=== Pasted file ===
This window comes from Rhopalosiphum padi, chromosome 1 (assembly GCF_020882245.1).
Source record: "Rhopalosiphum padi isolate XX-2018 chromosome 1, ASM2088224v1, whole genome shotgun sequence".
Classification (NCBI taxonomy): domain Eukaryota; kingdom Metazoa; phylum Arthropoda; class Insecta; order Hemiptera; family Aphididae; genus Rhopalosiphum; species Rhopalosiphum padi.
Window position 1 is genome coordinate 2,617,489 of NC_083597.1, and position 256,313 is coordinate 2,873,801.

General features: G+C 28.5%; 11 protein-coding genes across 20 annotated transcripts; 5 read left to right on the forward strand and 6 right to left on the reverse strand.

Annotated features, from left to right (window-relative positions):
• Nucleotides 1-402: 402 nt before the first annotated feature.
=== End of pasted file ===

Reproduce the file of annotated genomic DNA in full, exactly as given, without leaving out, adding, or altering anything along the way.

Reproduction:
This window comes from Rhopalosiphum padi, chromosome 1 (assembly GCF_020882245.1).
Source record: "Rhopalosiphum padi isolate XX-2018 chromosome 1, ASM2088224v1, whole genome shotgun sequence".
Classification (NCBI taxonomy): domain Eukaryota; kingdom Metazoa; phylum Arthropoda; class Insecta; order Hemiptera; family Aphididae; genus Rhopalosiphum; species Rhopalosiphum padi.
Window position 1 is genome coordinate 2,617,489 of NC_083597.1, and position 256,313 is coordinate 2,873,801.

General features: G+C 28.5%; 11 protein-coding genes across 20 annotated transcripts; 5 read left to right on the forward strand and 6 right to left on the reverse strand.

Annotated features, from left to right (window-relative positions):
• Nucleotides 1-402: 402 nt before the first annotated feature.